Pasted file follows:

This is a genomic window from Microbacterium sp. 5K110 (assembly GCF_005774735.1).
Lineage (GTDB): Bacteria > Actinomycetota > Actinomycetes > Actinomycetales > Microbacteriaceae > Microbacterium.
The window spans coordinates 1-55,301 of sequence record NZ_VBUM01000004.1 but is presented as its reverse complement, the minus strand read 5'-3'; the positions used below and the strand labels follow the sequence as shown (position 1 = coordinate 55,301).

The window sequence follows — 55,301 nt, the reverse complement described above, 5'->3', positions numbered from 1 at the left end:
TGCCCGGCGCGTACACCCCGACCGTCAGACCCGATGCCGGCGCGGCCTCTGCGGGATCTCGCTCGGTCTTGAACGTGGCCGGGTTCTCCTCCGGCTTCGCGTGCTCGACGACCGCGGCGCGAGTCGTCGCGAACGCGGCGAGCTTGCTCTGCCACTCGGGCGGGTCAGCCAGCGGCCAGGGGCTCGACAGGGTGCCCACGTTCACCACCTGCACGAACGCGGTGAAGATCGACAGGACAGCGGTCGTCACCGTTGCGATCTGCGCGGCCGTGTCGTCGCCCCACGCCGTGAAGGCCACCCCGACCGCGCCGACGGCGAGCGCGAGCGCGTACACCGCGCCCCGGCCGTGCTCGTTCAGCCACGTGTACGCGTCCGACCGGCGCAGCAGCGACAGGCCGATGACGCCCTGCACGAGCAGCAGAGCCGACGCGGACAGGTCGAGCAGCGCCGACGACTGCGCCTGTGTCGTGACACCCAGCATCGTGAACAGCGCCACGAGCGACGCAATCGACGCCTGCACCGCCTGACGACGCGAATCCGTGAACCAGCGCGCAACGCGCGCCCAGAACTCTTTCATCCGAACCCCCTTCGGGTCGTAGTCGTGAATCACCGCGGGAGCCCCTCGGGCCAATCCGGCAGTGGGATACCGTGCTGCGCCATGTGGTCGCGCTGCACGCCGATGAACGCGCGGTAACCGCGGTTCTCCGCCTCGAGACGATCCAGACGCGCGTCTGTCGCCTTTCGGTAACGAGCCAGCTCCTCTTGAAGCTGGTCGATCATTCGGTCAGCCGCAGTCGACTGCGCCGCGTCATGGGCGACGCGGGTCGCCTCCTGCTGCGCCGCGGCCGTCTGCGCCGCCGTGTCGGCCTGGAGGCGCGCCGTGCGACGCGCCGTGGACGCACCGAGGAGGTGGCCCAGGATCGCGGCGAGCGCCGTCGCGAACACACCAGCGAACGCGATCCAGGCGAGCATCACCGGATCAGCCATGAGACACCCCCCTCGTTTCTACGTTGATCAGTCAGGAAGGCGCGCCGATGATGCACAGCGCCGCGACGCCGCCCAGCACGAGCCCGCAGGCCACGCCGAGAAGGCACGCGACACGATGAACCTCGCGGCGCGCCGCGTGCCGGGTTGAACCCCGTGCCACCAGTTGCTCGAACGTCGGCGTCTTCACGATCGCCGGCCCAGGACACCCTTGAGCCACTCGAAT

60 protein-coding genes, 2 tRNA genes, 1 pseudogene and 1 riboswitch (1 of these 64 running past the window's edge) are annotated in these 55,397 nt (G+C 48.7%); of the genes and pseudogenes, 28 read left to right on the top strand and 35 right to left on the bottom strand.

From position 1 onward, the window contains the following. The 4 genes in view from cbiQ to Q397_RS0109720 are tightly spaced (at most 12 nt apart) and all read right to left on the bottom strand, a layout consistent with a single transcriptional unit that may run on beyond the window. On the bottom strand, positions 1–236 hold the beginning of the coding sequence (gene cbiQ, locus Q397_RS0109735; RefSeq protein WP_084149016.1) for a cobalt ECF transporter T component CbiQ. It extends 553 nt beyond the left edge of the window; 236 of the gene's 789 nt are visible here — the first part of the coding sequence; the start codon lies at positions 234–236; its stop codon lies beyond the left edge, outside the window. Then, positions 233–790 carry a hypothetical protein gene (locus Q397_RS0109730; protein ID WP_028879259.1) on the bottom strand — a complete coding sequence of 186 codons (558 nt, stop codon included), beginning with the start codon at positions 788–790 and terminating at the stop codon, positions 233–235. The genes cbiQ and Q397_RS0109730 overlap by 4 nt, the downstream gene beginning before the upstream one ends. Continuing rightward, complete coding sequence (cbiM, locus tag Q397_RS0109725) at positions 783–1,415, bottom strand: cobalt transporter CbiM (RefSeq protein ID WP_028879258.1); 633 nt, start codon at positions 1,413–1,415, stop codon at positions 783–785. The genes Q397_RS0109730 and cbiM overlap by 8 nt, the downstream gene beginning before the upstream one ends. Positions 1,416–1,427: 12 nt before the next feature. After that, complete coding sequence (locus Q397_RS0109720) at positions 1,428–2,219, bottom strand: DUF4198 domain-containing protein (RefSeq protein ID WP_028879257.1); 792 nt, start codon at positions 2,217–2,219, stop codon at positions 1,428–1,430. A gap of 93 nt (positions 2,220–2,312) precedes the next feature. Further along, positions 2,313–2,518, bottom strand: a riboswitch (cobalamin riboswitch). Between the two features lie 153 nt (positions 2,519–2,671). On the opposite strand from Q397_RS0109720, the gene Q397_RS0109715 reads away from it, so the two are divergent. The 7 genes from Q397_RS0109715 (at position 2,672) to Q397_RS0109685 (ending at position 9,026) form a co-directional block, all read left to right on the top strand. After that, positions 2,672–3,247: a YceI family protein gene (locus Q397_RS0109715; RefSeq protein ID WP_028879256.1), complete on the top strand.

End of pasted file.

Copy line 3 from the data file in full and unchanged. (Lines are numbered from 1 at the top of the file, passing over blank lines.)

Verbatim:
The window spans coordinates 1-55,301 of sequence record NZ_VBUM01000004.1 but is presented as its reverse complement, the minus strand read 5'-3'; the positions used below and the strand labels follow the sequence as shown (position 1 = coordinate 55,301).